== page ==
There’s at least one way, however, that such a wedding remains unlike an ordinary church service: it usually isn’t fully public. While I doubt any of us liturgi-couples would have turned away the odd wedding crasher, even the churchiest weddings tend to be planned with a carefully crafted guest list in mind. And ultimately, good worship is never by invitation only. Yes, a lot of couples issue open invitations to the ceremony; some churches require this. Yet add this basic hospitality question to our whole line of thinking so far—the importance of community, the focus on the gospel, the comparison between marriage and baptism—and the logical conclusion is clear: sooner or later, you’re going to end up at a Sunday morning wedding.
Or more precisely, at a wedding that takes place within a regularly scheduled service. When I searched for “Sunday morning wedding,” Google didn’t catch my drift. Instead, I got a lot of advice about how to save on vendors or book a desirable room by choosing a less popular day. On one forum, someone asked about etiquette for a wedding within a regular service; her respondents didn’t seem to comprehend the question. Soon I was reading a couple’s complaints about a pushy pastor who seemed confused about the difference between a wedding and a Sunday morning. Just where did this guy think he was?
The wedding industry, of course, has a far more powerful hold on betrothed Americans than the church does. The idea of renting a room for a Sunday-morning special event might sound crazy to Century readers. But to the wider public—and the Google algorithms that reflect it—the far stranger notion is reducing your special day to a bullet point in the week’s church bulletin. Yet people do this.
When Adam Copeland and Megan Thorvilson decided to get married at a Sunday service, they were thinking about having a wedding that honors God. “What does that better than Sunday morning worship?” asks Adam (yet another ordained minister). Their decision was also an intentional rejection of the wedding industry’s expectations. Adam’s goal was to make it clear that “we were all there in service to God and neighbor, not mammon and one particular couple.”
“So often, weddings are out of control,” says Angel Sanchez, who married Andrew Youngman at a Sunday service. “All of the pageantry and consumerism can strip away the true meaning, which, for us, is a living, breathing covenant with God and with each other.” The idea of a truly open guest list also appealed to Angel: “I loved knowing that anyone could walk in on that Sunday and be a part of our wedding.”
Jodi Montgomery recalls that “there were at least two couples who were attending church for the first time” the day she and Ben Baker got married during worship. “Imagine their surprise.”
I did try to imagine it, and I realized that my first reaction would be to feel very out of place, casually dressed at a stranger’s wedding. But as it sank in that this was indeed a public worship service—and that I was welcome there—I think it would feel just right to witness someone’s wedding in the context of something as meaningful as the Sunday assembly.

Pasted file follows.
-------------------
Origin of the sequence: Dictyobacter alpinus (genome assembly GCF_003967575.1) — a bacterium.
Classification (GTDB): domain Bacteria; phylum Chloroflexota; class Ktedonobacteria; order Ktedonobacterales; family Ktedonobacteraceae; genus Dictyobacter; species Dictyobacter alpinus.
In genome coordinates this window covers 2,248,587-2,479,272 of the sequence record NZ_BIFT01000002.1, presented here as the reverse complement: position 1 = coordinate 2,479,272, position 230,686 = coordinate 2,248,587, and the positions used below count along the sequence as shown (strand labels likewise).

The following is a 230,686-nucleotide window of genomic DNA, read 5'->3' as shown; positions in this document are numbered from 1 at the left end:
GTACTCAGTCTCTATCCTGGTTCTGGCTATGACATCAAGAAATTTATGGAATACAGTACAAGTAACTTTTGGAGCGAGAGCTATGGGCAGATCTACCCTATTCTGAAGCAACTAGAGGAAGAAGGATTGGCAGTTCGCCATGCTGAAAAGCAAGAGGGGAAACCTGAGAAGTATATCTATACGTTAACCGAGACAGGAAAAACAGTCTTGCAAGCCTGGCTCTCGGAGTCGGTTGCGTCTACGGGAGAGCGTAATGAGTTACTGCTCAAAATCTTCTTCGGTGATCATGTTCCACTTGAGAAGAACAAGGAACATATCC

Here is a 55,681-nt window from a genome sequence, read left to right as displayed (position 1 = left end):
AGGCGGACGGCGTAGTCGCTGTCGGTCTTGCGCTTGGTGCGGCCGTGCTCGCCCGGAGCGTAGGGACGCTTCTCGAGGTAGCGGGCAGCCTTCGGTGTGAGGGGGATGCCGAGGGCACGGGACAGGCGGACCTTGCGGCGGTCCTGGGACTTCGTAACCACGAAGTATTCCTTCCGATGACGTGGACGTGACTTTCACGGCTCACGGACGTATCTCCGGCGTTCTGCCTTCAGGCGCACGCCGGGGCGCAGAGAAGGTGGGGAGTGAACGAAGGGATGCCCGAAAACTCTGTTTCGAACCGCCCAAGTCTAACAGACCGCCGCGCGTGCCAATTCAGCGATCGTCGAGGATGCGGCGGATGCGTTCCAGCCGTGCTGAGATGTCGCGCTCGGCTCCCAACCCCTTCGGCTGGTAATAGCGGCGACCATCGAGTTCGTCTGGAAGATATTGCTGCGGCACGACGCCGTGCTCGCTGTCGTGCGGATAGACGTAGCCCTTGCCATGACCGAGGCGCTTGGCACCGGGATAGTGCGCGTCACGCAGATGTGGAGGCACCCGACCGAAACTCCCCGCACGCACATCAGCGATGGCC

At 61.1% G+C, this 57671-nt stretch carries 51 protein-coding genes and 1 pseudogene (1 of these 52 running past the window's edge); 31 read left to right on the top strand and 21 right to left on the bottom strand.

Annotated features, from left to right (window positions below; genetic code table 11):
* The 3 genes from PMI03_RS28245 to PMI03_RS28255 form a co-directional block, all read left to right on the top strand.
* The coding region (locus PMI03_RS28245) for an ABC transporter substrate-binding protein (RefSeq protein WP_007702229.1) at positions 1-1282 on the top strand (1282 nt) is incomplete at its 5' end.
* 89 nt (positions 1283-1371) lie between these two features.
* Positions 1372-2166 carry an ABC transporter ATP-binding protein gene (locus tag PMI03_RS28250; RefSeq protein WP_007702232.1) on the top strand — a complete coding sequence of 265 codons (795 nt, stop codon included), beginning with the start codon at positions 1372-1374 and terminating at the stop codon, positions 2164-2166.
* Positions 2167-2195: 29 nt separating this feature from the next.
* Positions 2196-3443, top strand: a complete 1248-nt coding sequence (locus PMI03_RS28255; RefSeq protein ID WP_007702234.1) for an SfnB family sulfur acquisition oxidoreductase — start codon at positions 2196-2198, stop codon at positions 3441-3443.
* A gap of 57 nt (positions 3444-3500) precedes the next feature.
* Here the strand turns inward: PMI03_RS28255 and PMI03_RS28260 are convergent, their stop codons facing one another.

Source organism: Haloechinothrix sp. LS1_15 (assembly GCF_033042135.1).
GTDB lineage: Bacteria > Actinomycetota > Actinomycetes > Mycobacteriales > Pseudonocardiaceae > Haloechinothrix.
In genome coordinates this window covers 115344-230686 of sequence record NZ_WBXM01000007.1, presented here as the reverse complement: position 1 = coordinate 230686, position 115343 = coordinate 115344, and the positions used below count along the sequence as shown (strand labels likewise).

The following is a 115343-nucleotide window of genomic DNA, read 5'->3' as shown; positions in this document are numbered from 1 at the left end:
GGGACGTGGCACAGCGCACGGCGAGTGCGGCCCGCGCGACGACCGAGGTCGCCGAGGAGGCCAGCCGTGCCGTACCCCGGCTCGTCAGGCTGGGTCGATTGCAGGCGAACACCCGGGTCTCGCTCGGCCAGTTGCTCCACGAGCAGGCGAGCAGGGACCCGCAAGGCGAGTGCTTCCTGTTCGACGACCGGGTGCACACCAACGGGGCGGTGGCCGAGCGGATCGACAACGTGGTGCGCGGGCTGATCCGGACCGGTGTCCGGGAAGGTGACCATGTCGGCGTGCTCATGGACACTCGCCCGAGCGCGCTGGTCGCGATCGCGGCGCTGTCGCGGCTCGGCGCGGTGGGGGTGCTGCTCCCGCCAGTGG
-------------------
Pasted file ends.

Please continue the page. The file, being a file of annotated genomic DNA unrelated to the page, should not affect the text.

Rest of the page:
“I liked the idea of getting married on Sunday morning,” says my friend Bob Francis, “because I think marriage itself is lived in the everyday, not on the mountaintop.”
Whatever else Sunday worship is, it’s something that happens all the time. So when Bob and Yvette Schock were planning their wedding, Bob liked the idea of “having the marriage happen during something as routine as weekly worship rather than some whitewashed, catered event.” To Bob, a “special event” wedding seemed symbolically off.
Bob’s emphasis on mundanity points as well to something else: a wedding doesn’t actually have to cost a small fortune. The problem with the wedding industry is not just its relentless focus on you and your personal dreams and tastes; it’s that it exists specifically to sell you this vision, at the highest trim level it can. A positive take on the mundane presents an alternative to more easily monetized ideas like the magical or the glamorous: a wedding is something that happens every day, right here in the real world.
Weddings are part of life as it is actually lived—much like gathering for word and meal. Financial constraints may seem distinct from liturgical concerns as an angle on weddings, but they work together here. As we’ve seen, downsizing the wedding industry’s emphasis on a two-character fairy tale is a theological issue. It’s about redirecting our gaze toward Christ’s work through word, table, and assembly. It’s about embracing the idea that a church wedding is about worship, not a one-day immersion in finery and opulence.
In a 2011 blog post, Taylor Burton-Edwards, director of worship resources for the United Methodist Church, took a pastoral approach to this subject, offering the Sunday-morning wedding as a way to give people permission to bypass wedding-industry madness. He concluded:
I can’t help but imagine that weddings might rise a considerable bit on the pastor’s preferred list, that congregations might feel much more empowered rather than used primarily for their space, and that the couple and their families may have saved thousands of dollars that could be put to better use during their lifelong discipleship to Jesus.
Burton-Edwards doesn’t propose tightening restrictions on Saturday weddings, and I wouldn’t either. But I wonder what it would take to nudge expectations of church weddings in a churchier direction. When people’s lives grow deeper liturgical roots, perhaps there is space to nurture an attitude more like that of the Catholic couple who wouldn’t show up at the church expecting a blank creative slate. Maybe a few more people will start to expect church with a wedding in it instead of a personalized wedding with (perhaps) a dose of church.
This won’t always mean pursuing the Sunday-morning option, and it might not even mean pushing a typical Sunday order, with the marriage vows filling the baptism slot. For some it might mean preserving the (also very old) order more typical of weddings—but with a higher priority on communion, a substantive and gospel-focused sermon, and multiple Bible readings and congregational songs. Maybe it’s simply about having church, about somehow conceiving of the day primarily in these terms.
If a church wedding is an everyday function of the life of worship, can it also be special? Chrysostom said that it’s the gathered worshipers that make a church holy. For people formed by worship, perhaps the same could be said of what makes a church wedding special. Jodi Montgomery summarizes her Sunday ceremony as “a church service that just happened to also be a wedding. And that made it special to us. We wouldn’t have had it any other way.”